Dr. Eaton suggested to us Sunday afternoon that those going to their future condition at death shall have no chance of change after they get there. The whole matter is settled; whoever is fit to go to the right side of the gulf stays there, and whoever goes to the wrong side never gets farther. According to the great majority of Christians the most of mankind are pretty sure to go to the bad place, for the most of them have never even heard the only name given amongst men whereby they must be saved. Brother Eaton tells us they are prepared to go there, even if they have never heard the name of Jesus. That is a very different gospel than I ever heard, but I think it is to be credited to the brother's love of mankind, in that he was unwilling to think of the majority of the world suffering torture, even though they didn't know Christ, and he must get them into a good place without the help of the Redeemer. I cannot agree with his head, but I believe he has a good heart. (Applause) On the side of the truth, the Scriptures teach that the whole world of mankind when they die are dead. It seems a strange proposition to have to make to an intelligent audience, that when a man dies he is dead; but, nevertheless, it is necessary to show this, because the majority of people, under the dominion of tradition from the dark ages, have come to the conclusion that when a man dies he is more alive than he ever was. (Laugther) The Scriptures teach that he is dead, and only when he gets a resurrection will he have reached a life condition. The resurrection and the atonement for sin go hand in hand in the Scriptures – they are the two most important themes of the Bible! The atonement, as the means of release from sin by the death of Christ, and the resurrection as the time when the release shall be accomplished by the power of the Redeemer.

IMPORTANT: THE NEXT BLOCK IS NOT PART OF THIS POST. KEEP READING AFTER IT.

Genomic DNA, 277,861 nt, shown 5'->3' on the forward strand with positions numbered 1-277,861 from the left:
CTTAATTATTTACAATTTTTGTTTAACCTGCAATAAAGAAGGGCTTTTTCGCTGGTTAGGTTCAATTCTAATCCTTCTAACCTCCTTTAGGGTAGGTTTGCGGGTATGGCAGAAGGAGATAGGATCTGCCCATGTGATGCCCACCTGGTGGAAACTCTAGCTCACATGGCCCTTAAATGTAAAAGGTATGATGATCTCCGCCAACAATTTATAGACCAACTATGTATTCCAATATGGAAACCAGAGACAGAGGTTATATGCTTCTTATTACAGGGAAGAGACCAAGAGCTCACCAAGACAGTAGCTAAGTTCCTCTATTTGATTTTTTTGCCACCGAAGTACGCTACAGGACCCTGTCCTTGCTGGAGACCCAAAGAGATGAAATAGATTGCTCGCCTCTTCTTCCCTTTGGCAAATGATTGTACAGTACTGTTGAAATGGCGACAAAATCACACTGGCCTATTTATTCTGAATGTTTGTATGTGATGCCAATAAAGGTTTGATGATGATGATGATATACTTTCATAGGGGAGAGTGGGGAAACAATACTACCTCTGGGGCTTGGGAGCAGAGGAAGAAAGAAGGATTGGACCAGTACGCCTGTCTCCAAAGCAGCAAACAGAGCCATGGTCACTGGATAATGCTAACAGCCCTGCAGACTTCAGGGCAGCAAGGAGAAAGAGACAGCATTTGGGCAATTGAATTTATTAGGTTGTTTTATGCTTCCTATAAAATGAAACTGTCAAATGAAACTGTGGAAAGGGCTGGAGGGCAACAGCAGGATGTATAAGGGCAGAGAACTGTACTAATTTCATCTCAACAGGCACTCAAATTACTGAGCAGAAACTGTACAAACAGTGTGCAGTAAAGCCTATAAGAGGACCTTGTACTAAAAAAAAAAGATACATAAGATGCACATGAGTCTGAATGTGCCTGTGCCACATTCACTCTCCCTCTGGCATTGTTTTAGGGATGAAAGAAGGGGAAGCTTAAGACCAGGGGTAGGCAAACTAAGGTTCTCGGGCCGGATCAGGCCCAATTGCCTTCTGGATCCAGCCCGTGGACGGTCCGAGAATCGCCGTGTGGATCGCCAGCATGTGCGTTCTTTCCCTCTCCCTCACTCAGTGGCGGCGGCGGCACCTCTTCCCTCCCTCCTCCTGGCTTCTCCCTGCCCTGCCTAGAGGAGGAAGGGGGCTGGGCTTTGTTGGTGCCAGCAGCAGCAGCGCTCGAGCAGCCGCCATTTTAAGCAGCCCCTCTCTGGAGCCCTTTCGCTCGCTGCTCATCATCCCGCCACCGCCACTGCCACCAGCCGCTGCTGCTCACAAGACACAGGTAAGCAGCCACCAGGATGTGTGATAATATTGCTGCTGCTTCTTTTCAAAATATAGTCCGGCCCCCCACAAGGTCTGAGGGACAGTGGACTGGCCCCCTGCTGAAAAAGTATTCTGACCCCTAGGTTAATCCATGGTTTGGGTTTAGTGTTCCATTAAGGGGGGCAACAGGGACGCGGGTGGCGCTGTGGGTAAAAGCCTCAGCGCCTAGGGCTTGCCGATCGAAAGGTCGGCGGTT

We wish to show that it is the divine plan and teaching of the Lord's word, that all go to sheol; the good and the bad; all have been redeemed from sheol, and all shall return from it. "As by one man's disobedience sin entered into the world," so through the death of Jesus Christ life and redemption have been found. As all go into sheol, and as all have been redeemed by the sacrifice of Christ from sheol, so all are in due time to be called forth from sheol. Sheol is not a place of life and activity. Our dear brother quoted a text on Sunday from Ecclesiastes in which it is distinctly declared that there is neither wisdom, device nor knowledge in the grave, whither thou goest. The word "grave" is "sheol," as our brother then declared. If there is no wisdom in the grave, the good cannot know anything there; likewise the wicked cannot know anything; if no knowledge is there, they cannot enjoy it, and if there is no device there, they cannot do anything. There is no pain nor trouble nor torment there.

Our proposition that death is death, and that our dear ones, when they pass from us, are really dead, that they are neither alive with the angels nor with demons in a place of despair, is the teaching of the Scripture. It will not do for us to say that we prefer this or that arrangement of this matter; we must accept the Scriptural teaching as to God's plan, and whether it is agreeable to our minds or not, it is our duty to realize that God will not alter his plan one iota for our preference.